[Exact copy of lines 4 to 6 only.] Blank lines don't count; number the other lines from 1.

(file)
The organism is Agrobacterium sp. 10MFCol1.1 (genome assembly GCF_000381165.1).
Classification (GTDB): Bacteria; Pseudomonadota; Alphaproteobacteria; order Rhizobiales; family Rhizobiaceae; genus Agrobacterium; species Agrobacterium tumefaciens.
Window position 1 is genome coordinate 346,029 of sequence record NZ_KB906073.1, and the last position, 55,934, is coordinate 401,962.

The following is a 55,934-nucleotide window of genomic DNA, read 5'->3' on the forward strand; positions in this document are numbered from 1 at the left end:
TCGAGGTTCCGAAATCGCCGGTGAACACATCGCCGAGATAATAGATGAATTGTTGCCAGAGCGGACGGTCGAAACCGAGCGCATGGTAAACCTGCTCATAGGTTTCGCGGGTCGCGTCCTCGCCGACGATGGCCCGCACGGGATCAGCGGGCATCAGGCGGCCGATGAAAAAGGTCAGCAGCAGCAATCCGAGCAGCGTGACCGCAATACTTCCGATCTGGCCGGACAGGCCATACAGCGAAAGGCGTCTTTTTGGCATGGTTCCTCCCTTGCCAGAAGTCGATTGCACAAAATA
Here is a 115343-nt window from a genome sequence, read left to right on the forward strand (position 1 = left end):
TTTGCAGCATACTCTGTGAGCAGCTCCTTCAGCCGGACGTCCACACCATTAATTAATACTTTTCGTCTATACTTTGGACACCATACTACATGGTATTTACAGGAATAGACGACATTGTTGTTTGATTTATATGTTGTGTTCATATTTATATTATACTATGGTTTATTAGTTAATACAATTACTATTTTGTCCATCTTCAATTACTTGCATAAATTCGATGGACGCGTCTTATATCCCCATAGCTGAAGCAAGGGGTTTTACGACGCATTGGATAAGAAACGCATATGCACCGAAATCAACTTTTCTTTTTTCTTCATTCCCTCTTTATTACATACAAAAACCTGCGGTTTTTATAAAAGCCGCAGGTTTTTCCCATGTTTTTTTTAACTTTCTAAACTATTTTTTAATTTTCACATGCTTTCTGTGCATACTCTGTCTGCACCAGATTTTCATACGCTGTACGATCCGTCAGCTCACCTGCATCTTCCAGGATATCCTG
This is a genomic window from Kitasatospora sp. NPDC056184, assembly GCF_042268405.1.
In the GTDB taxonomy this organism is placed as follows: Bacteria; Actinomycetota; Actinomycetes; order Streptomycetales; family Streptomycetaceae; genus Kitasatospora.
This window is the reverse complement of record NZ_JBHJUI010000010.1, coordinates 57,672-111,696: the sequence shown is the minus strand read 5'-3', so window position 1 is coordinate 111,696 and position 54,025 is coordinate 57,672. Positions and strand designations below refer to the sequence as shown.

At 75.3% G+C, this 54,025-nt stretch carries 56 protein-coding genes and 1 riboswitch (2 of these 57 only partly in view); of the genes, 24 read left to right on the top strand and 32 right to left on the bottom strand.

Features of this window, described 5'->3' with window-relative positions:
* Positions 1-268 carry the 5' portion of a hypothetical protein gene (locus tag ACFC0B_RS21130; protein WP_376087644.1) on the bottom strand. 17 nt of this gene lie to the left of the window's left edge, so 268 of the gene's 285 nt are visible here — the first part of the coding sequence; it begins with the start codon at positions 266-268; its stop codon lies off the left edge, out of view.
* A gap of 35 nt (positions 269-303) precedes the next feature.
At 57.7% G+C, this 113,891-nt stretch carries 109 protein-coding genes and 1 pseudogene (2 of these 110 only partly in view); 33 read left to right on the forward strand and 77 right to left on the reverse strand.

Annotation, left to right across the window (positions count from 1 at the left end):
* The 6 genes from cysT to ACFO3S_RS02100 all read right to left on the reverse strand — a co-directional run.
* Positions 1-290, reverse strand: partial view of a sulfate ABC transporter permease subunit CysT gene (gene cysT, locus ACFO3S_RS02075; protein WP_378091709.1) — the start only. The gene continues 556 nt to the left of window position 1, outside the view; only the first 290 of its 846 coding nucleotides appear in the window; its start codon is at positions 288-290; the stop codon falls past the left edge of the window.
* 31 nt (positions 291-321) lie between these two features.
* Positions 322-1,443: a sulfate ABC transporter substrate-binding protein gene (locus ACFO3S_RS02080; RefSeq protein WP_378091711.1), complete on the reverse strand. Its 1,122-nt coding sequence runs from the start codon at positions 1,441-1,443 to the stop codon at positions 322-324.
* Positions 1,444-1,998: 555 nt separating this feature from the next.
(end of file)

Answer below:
The following is a 55,934-nucleotide window of genomic DNA, read 5'->3' on the forward strand; positions in this document are numbered from 1 at the left end:
TCGAGGTTCCGAAATCGCCGGTGAACACATCGCCGAGATAATAGATGAATTGTTGCCAGAGCGGACGGTCGAAACCGAGCGCATGGTAAACCTGCTCATAGGTTTCGCGGGTCGCGTCCTCGCCGACGATGGCCCGCACGGGATCAGCGGGCATCAGGCGGCCGATGAAAAAGGTCAGCAGCAGCAATCCGAGCAGCGTGACCGCAATACTTCCGATCTGGCCGGACAGGCCATACAGCGAAAGGCGTCTTTTTGGCATGGTTCCTCCCTTGCCAGAAGTCGATTGCACAAAATA
Here is a 115343-nt window from a genome sequence, read left to right on the forward strand (position 1 = left end):